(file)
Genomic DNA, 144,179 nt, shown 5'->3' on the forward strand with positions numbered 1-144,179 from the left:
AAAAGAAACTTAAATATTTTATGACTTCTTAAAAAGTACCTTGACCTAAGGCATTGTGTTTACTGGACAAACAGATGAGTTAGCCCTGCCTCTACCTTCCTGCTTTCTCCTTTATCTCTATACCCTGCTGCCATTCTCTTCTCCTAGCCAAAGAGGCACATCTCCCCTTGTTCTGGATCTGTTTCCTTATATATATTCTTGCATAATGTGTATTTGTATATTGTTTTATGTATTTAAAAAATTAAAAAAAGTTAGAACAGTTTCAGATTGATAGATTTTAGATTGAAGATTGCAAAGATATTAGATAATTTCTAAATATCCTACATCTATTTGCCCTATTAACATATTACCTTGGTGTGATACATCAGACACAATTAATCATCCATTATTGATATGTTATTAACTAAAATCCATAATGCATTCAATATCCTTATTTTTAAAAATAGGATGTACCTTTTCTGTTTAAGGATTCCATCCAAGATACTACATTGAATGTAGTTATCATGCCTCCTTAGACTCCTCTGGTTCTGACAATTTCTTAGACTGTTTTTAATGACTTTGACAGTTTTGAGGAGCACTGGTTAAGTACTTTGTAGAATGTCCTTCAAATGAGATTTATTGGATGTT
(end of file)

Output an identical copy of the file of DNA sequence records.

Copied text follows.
Genomic DNA, 144,179 nt, shown 5'->3' on the forward strand with positions numbered 1-144,179 from the left:
AAAAGAAACTTAAATATTTTATGACTTCTTAAAAAGTACCTTGACCTAAGGCATTGTGTTTACTGGACAAACAGATGAGTTAGCCCTGCCTCTACCTTCCTGCTTTCTCCTTTATCTCTATACCCTGCTGCCATTCTCTTCTCCTAGCCAAAGAGGCACATCTCCCCTTGTTCTGGATCTGTTTCCTTATATATATTCTTGCATAATGTGTATTTGTATATTGTTTTATGTATTTAAAAAATTAAAAAAAGTTAGAACAGTTTCAGATTGATAGATTTTAGATTGAAGATTGCAAAGATATTAGATAATTTCTAAATATCCTACATCTATTTGCCCTATTAACATATTACCTTGGTGTGATACATCAGACACAATTAATCATCCATTATTGATATGTTATTAACTAAAATCCATAATGCATTCAATATCCTTATTTTTAAAAATAGGATGTACCTTTTCTGTTTAAGGATTCCATCCAAGATACTACATTGAATGTAGTTATCATGCCTCCTTAGACTCCTCTGGTTCTGACAATTTCTTAGACTGTTTTTAATGACTTTGACAGTTTTGAGGAGCACTGGTTAAGTACTTTGTAGAATGTCCTTCAAATGAGATTTATTGGATGTT